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Critique of Criminal Justice

NCJ Number
Criminologie V 11 Issue: 2 Dated: (1978) Pages: 6-24
G A B Watson
Date Published
19 pages
Criticisms of the Canadian apparatus for criminal justice are discussed.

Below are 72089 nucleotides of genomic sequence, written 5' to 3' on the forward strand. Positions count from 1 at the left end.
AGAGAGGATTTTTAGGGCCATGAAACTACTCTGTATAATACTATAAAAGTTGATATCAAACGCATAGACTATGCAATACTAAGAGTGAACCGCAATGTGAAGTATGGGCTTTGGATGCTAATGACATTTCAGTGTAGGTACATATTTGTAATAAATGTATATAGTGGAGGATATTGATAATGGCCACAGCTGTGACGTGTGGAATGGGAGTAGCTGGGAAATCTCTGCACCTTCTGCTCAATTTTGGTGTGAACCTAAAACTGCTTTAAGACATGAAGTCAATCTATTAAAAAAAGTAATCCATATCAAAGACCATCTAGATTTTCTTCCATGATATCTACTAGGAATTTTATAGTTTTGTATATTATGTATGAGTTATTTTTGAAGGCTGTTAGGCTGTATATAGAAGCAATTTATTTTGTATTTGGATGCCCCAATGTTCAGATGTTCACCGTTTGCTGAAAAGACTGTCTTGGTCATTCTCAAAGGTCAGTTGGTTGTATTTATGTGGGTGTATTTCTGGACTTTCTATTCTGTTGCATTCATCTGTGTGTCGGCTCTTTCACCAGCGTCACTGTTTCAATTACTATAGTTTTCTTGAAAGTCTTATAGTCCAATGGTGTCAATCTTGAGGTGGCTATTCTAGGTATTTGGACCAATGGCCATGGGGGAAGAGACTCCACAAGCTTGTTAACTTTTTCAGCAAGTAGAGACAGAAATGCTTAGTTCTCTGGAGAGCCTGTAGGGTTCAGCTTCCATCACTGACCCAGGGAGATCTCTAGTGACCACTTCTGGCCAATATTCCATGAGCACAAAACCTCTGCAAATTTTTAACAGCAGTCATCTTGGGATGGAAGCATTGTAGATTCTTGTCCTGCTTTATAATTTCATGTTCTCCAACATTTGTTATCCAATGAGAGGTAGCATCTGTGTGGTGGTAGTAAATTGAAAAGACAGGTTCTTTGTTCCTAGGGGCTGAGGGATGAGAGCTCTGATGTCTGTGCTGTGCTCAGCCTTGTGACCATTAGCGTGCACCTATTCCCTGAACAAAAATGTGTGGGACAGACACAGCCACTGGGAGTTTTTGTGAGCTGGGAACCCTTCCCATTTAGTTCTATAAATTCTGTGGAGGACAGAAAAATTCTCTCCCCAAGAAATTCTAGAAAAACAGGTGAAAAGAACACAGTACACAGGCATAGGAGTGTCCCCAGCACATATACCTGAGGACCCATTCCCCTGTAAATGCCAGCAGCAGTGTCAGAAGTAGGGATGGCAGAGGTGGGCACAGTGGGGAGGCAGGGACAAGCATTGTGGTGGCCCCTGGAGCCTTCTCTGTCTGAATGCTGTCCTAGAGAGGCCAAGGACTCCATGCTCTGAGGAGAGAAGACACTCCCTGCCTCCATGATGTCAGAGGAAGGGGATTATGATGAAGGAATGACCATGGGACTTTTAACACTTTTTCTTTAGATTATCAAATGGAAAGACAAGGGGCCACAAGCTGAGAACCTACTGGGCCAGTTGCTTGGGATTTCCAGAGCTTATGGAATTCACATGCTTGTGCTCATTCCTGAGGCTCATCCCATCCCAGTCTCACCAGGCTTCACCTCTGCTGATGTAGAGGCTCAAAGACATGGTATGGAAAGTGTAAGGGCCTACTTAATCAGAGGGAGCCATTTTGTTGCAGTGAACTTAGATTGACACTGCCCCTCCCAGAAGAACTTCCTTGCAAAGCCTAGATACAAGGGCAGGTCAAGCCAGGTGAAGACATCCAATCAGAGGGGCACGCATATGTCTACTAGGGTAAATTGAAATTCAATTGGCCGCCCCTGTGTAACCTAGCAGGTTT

Criticisms relate to general problem areas: 1) unclear definition of functions of various elements within the system, 2) dissatisfaction (especially of police) with the gap between court procedures and street realities, 3) alienation of the community from the police, and 4) shortcomings in organization and communication within justice agencies. A lack of operational standards and of a clear understanding of the 'application of law' in the broad sense has hampered the system's ability to function effectively. These problems have been addressed in reports of the National Advisory Commission and the American Bar Association, which conclude that standards must reflect the character and mission of the police. Questions which must be weighed carefully in the process of developing norms pertain to application of the law within the context of democratic philosophies, the division of responsibilities in the given political system, the need for public education about laws and their application, and the role of the public in police and criminal justice. Furthermore, the relationships among police, courts, and correctional services must be assessed from the standpoint of citizens who are affected by the system. Police activities are in need of coordination and restructuring (i.e., replacement of the military model). Finally, sound standards for application of the law must be based on thorough research rather than conjecture.--in French.